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The Limits of Collective Bargaining in Public Employment

The Limits of Collective Bargaining in Public Employment

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The
Yale
Law
Journal
Volume
78,
Number
7,
June
1969
The
Limits
of
Collective
Bargaining
in
Public
Employmentt
Harry
H.
WellingtonandRalph
K.
Winter,
Jr."
Good
lawyers
are
good
critics.
The
nature
of
their
discipline
makes
this
skill
necessary,
and
thecontent
of
their
workbrings
it
inevitablyto
bearupon
doctrines
and
concepts
laboriously
constructed
by
their
predecessors.
In
approachingquestions
involving
collective
bargaining
andpublic
employment,
union
lawyers
and
academic
commentators
have
for
someyears
been
criticizing
the
concept
of
thesovereigntyofthe
public
employer,
and
its
offspring,
the
doctrine
of the
illegal
delegation
of
power.
These
two
lawyer-made
constructs
once
hadim-posed
formidable
obstacles
to
collective
bargaining
in
the
public
sector
t
Thispaper
was
prepared
as
part
of
a
largerprojecton
Collective
Bargaining
and
Public
Employment
which
is
being
conducted
by
the
Brookings
Institution
with
financial
support
from
theFord
Foundation.
The
views
are
the authors'
and
are
not
presented
as
those
of
the
officers,
trustees,
or
staff
members
of
the
Brookings
Institution
or
ofthe
FordFoundation.
An
earlier
draft
of
this
paper
was
read
by
several
of
our
socialscience
colleagues.
We
are
grateful
to
Professors
Ward
S.
Bowman,
Herbert
Kaufman,
StanleyLebergott.Charles
E.
Lindblom,
Peter
M.
Mieszkowski
and
MartinShubikfor
their
helpful
comments.
The
writing
on
strikes
in
public
employment
is
recent
but
extensive.
See,
e.g.,
Taylor,
Public
Employment:
Strike
or
Procedures,
20
IND.
&
LAB.
RE.L.
REv.
617(1967);
Hilde-
brand,
The Public
Sector
in
FRoNTIEOF
CoLLEcrrvE
BA
GAiNING
125
(J.
Dunlop
&
N.
Chamberlain
eds.
1967);
Anderson,
Strikes
and
Impasse
Resolution
inPublic
Employ-
ment,
67
MicE.
L.
RiEv.
943(1969);
Morris,
Public
Policy
andthe
Law
Relating
to Col-lective
Bargaining
n
the
Public
Service,
22
S.W.L.J.
585
(1963);
Kheel,
Strikes
and
Public
Employment,
67
Mic.
L.
REv.
931
(1969).
The
mostinteresting
ofthe
recent
cases
onthesubjectare,
City
of
NewYork
v. DeLury,
23
N.Y.2d
175,
243
N.E.2d
128
(1963).
appeal
dismissed,
89
S.
Ct.
1223
(1969);
School
Dist.v.
Holland
Educ.Assn,
380
.Mich.
314,
157
N.V.2d
206
(1968).
Edward
J.
Phelps
Professor
of
Law,Yale
University.Professorof
Law,Yale
University.
1107
HeinOnline -- 78 Yale L.J. 1107 1968-1969
 
The
Yale
Law
Journal
Vol.
78:
1107, 1969
of
our
economy.'
But
thiscriticism,
vastly
strengthened
by
thechang-
ing
nature
of
government
employment
and
the
ever
visible
example
of
collective
bargaining
inthe
private
sector,has
led
to
a
liberalizedcommon
law
and
a
growingbody
of
enacted
law
and
has
reduced
toa
whisperthe
counsel
of
restraint
voiced
by
these
constructs.
2
Consider
sovereignty,
that
concept
so
elusive
as
an
analytical
tool,yet
so
fundamental
toall
notions
of
government.
A
law
dictionary
advises
that
it
is
the"supreme,absolute,
anduncontrollable
power
by
which
any
independent
state
is
governed
.
.
.
."3
Since
collective
bar-
gaining
in
the
private
sector
is
believed
by
many
to
be
asystem
of
countervailing
power-a
means,
that
is,
by
whichthepower
of
em-ployees
is
increasedto
offset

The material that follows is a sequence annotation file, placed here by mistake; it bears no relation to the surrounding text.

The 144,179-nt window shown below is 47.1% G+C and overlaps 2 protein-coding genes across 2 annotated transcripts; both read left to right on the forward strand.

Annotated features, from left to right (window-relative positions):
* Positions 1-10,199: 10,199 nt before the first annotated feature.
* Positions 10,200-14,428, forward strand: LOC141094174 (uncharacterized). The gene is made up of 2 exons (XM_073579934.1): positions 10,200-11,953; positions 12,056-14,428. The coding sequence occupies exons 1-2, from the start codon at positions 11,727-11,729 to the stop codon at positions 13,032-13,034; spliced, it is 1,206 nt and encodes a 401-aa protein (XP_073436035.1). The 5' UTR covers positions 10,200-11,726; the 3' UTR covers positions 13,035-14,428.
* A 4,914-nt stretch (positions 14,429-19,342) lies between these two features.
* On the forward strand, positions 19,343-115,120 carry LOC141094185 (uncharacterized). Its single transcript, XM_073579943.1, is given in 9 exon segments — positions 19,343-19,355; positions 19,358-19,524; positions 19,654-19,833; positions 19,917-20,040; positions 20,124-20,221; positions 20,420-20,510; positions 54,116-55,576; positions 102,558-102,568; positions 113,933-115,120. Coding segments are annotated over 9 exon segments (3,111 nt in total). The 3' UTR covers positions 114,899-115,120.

that
of
employers-one
might
easilysee
its
establishment
in
thepublic
sector
as
an
infringement
ongovernmentalpower
and
the
sovereignty
of
the
state
itself.Viewingthe"supreme,absolute,
and
uncontrollable"
sovereign
in
its
role
as
anemployer,therefore,
Franklin
Roosevelt
understandably
said,
"A
strike
of
public
employees
manifests
nothing
less
thanan
intent
on
theirpart
to
ob-
struct
theoperations
of
government
until
their
demandsare
satisfied.
Such
actionlooking
towardthe
paralysis
of
government
bythose
whohave
sworn
to
support
it
is
unthinkable
andintolerable."
4
But,
to
the
lawyer-critics,
sovereignty
seems
a
weak
reedwhentheprivate
analogy
is
pressed.
It
was
1836
when
a
judge
observed
that
if
collective
bargaining
in
theprivate
sectorwere
"tolerated,the
consti-
I.
For
the
flavor
of
therhetoric,
see
Railway
Mail
Ass'n
v.
Murphy,
180
Misc.
868,
875,
44
N.Y.S.2d
601,
607
(Sup.Ct.
1943),
rev'd
on
other
grounds
sub
noa.
Railway
MallAss'n
v.
Corsi,
267
App.Div.
470,
afJ'd,
293
N.Y.
315,
56
N.E.2d
721,
afj'd,
326
U.S.
88(1946):
To
tolerate
or
recognize
any
combination
of
civil
serviceem
ployees
of
the
govern-
ment
as
a
labor
organization
orunion
is
not
only
incompatiblewith
the
spirit
of
democracy,
but
inconsistentwith
every
principle
upon
which
our
government
is
founded.
Nothing
is
moredangerous
to
public
welfare
than
to
admit
that
hired
ser-
vants
of
the
State
can
dictate
to
the
government
the
hours,the
wages
andconditions
under
whichthey
will
carry
on
essential
services
vital
to
the
welfare,safety
and
secu-
rity
of
the
citizen.
To
admit
as
true
that
government
employees
havepower
to
halt
or
check
the
functions
of
government,
unless
their
demands
are
satisfied,
is
totransferto
themall
legislative,executive
andjudicial
power.
Nothing
would
be
more
ridic-
ulous.
180
Misc.
at
875.
2.
The
most
important
ofthe
"liberal"
commonlawdecisionsis
the
earlyConnecticut
case
ofNorwalk
Teachers
Ass'n
v.
Bd.
ofEduc.,
138
Conn.
269,
83
A.2d
482
(1951).
Among
the
statesrecently
enacting
comprehensive
public
employee
relations
acts
are
Massachu-
setts,
MAss.
ANN.
LAWs
ch.
149
§§
423.201-216
(1967);
and
New
York,
N.Y.
CIVIL
SERV.
LAW
§§
200-12
(McKinney
Supp.
1967).
3.
BLAcK's
LAW
DIMcTONARY
1643
(3d
ed.
1933).
4.
Letter
from
Franklin
D.
Roosevelt
toL.
C.
Stewart,
President,National
Fcd'n
of
Fed.
Employees,
Aug.
16,1937,
cited
in
Vogel,
WhatAbout
the'
Rights
of
the
Public
Employee?,
1
LAB.
L.J.
604,
612.
1108
HeinOnline -- 78 Yale L.J. 1108 1968-1969

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